Petitioner seeks to avoid these conclusions on four grounds. First, it argues that the holding in Medtronic only applies in actions where the theory of recovery is a "traditional" one. Second, Bucknian claims that the ruling in Medtronic is limited to those cases that do not require a judge or jury to make any determination concerning the existence and breach of a duty under federal medical device law. Third, it argues, sotto voce, for reconsideration of the decision in Medtronic on the ground that recognition of a state-law right to recover damages for violation of FDCA requirements is at odds with Congress' determination not to recognize a federal private cause of action. Fourth, it claims that its conduct did not actually amount to a violation of federal requirements.

1. With respect to the first argument, demanding a "traditional" theory of recovery as a condition to avoiding preemption, Buckman parses the dialect of Medtronic in a way which neither the Court's language nor its reasoning justify. The focus of the Court's preemption analysis in the "Identity of Requirements" section of the decision was not on the heritage of state-law theories of liability which allow recovery for conduct that violates a federal statutory requirement. Indeed, given the range of potential causes of action which are recognized by state law, the variety of elements that must be proven to establish the breach of duty component for each such cause of action and the inherently plastic nature of the common-law process, it probably would be impossible for Congress to establish meaningful rules of preemption based on a determination of whether and to what extent a state-law theory of recovery was "traditional." Rather, the Court's focus in Medtronic was on the statutory language which allowed the assertion of a state-law claim for "violation of federal requirements" or "to enforce an FDCA requirement," because section 360k "does not preclude States from imposing different or additional remedies, but only different or additional requirements." Medtronic, 518 U.S. at 495-97 & 513.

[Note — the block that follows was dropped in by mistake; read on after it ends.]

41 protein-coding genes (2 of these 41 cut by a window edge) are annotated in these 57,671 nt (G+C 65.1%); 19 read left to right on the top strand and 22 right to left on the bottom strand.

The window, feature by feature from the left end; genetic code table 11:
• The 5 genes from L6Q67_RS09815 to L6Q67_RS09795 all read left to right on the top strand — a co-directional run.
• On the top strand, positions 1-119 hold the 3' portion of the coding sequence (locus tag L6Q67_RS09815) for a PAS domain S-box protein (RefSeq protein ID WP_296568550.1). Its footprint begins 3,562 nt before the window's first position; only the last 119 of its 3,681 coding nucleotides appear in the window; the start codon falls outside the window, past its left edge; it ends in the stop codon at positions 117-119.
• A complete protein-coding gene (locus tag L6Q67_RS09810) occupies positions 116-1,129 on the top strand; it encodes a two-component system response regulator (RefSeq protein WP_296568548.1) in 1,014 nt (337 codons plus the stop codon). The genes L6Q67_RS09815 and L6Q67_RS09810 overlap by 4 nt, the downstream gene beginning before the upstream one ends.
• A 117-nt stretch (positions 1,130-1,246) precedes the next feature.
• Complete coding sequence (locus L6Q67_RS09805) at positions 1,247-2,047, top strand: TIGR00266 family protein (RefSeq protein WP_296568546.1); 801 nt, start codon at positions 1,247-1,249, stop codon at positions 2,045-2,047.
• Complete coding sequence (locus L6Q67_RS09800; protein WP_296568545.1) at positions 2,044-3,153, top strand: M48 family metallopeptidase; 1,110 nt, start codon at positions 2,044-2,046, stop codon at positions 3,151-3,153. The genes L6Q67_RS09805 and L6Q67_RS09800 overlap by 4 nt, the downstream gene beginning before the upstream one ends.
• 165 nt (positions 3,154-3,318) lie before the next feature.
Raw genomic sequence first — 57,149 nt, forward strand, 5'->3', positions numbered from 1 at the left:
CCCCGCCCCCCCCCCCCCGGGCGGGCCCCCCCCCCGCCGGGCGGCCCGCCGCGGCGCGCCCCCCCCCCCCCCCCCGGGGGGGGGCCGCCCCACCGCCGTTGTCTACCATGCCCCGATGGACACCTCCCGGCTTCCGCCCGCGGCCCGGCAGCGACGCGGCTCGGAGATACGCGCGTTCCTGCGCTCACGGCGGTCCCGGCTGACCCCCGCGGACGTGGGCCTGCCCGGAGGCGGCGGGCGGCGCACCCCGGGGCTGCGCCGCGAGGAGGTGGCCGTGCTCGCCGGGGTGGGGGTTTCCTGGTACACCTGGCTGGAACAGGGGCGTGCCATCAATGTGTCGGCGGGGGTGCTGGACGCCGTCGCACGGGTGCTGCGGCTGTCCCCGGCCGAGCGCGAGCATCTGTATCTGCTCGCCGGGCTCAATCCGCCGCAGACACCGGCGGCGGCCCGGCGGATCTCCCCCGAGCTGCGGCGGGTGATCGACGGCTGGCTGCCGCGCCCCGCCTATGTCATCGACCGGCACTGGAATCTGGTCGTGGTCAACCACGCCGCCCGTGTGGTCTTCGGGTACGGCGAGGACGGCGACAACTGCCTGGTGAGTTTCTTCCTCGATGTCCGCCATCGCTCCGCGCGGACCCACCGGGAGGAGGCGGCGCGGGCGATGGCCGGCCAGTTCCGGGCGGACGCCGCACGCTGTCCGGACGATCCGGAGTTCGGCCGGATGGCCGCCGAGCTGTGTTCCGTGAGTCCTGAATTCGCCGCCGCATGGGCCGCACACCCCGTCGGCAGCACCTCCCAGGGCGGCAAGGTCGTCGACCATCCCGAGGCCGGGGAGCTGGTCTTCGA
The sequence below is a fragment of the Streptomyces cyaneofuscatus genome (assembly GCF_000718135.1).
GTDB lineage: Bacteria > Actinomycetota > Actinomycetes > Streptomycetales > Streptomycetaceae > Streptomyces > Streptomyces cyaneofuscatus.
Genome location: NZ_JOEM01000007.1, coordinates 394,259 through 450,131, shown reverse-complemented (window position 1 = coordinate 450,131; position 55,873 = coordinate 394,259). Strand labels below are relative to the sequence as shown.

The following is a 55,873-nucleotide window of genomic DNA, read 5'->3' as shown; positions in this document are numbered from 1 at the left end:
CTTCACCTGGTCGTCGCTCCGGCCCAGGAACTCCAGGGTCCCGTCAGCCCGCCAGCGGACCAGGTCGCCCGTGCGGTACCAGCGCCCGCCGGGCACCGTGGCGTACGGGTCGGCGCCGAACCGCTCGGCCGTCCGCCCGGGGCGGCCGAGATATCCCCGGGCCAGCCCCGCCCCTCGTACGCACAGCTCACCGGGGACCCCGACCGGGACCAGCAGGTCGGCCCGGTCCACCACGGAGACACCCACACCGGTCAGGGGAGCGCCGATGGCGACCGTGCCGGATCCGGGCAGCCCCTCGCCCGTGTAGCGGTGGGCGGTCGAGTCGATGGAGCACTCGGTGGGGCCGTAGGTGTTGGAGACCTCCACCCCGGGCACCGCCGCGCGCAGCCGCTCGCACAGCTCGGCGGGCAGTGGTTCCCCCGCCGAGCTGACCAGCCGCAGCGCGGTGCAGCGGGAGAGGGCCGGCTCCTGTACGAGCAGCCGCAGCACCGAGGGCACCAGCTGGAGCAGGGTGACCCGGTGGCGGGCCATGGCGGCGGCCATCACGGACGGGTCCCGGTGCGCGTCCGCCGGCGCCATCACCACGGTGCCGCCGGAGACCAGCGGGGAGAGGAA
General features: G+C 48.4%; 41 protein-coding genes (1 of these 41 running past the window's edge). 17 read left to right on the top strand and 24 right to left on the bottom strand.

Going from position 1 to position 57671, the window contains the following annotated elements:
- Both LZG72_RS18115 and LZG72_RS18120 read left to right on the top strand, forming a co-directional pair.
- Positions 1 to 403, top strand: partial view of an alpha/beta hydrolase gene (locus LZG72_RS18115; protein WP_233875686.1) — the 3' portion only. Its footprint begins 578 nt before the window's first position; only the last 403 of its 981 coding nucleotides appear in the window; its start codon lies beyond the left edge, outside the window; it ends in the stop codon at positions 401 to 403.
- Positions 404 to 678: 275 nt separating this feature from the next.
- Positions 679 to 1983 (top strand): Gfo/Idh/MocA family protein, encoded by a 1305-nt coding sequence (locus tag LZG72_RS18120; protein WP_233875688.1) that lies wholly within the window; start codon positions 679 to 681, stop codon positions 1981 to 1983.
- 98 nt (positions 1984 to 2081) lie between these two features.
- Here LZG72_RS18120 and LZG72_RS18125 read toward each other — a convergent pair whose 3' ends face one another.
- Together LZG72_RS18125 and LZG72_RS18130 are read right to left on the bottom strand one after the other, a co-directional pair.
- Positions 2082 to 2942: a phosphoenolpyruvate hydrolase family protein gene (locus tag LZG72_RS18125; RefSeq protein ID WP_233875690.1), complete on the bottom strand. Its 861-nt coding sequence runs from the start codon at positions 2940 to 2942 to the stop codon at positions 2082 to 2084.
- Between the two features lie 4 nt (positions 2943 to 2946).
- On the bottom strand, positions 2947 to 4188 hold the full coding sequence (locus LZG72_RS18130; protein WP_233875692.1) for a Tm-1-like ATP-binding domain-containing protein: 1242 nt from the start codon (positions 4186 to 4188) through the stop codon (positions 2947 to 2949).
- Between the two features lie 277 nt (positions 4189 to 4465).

Moreover, the theory of recovery advanced by the plaintiffs here is, in fact, squarely within the common law tradition. A longstanding principle of common law holds that where one sustains injuries as a result of another's justifiable reliance on a fraudulent misrepresentation, he or she may recover damages for such injuries from the maker of the misrepresentation.7 In a special application of this general rule, the law holds that where a statute or regulation requires information to be furnished, filed, or recorded with a government agency for the protection of a particular class of persons, one who makes a fraudulent misrepresentation in meeting such requirements is liable for the harm caused by his or her deceptive conduct.8

In addition, one of the most fundamental and long-standing tenets of our tort jurisprudence is that liability is established "per se" if an actor's conduct violates a statute, ordinance or regulation which is intended to protect individuals in the position of the plaintiff from harm caused by the kind of conduct at issue, regardless of whether there is an express or implied

8 See, e.g., Michael v. Shiley, 46 F.3d 1316, 1334-35 (3d Cir.), cert. denied, 516 U.S. 815 (1995); Ostano Commerzanstalt v. Telewide Systems, Inc., 794 F.2d 763, 765-66 (2d Cir. 1986); Haberman v. Washington Public Power Supply System, 744 P.2d 1032 (Wash. 1987), amended, 750 P.2d 254, app. dism'd, 488 U.S. 805 (1988); Evraets v. Intermedics Intraocular~ inc., 29 Cal. App. 4th 779, 791 n.5, 34 Cal. Rptr. 2d 852, 858 n.5 (1994); Woodward v. Dietrich, 548 A.2d 301 (Pa. Super. 1988); Albertson v. Richardson-Merrell, Inc., 441 So. 2d 1146 (Fla. App. 4thDist. 1983),pet. for review denied, 451 So. 2d 850 (Fla. 1984); RESTATEMENT (SEcoND) OF Toirrs §§ 531, 533, 536 & 557A. 'See, e.g., RESTATEMENT (SECOND) OF TORTS §§ 536 & 557A; Learjet Corp. v. Spenlinhauer, 901 F.2d 198, 199-201 (1st Cir. 1990); Hawkins v. Upjohn Co., 890 F. Supp. 609, 611-12 (E.D. Tex. 1994); Handy v. Beck, 581 P.2d 68, 73-74 (Or. 1978).

statutory right of action for violation of the governmental requirement.9

The 510(k) notification procedure is an integral part of a regulatory scheme which is designed to protect members of the unsuspecting public from being exposed to drugs and devices that are harmful in potentia" because their safety and efficacy has not been demonstrated in well-controlled scientific investigations. See pp. 1-4, sup ra. While 510(k) clearance does not itself adjudicate safety in device-specific terms, it is, in effect, the legal checkpoint to determine whether a device is a new Class III device that presents potential unreasonable risks of illness or injury and therefore must be evaluated through clinical trials and the PMA process before being allowed into the marketplace. Id. Thus, it is clear that the 510(k) notification procedure directly implicates public safety concerns. Accordingly, misrepresentations made in that process affect safety and are actionable under the traditional tort doctrines described above.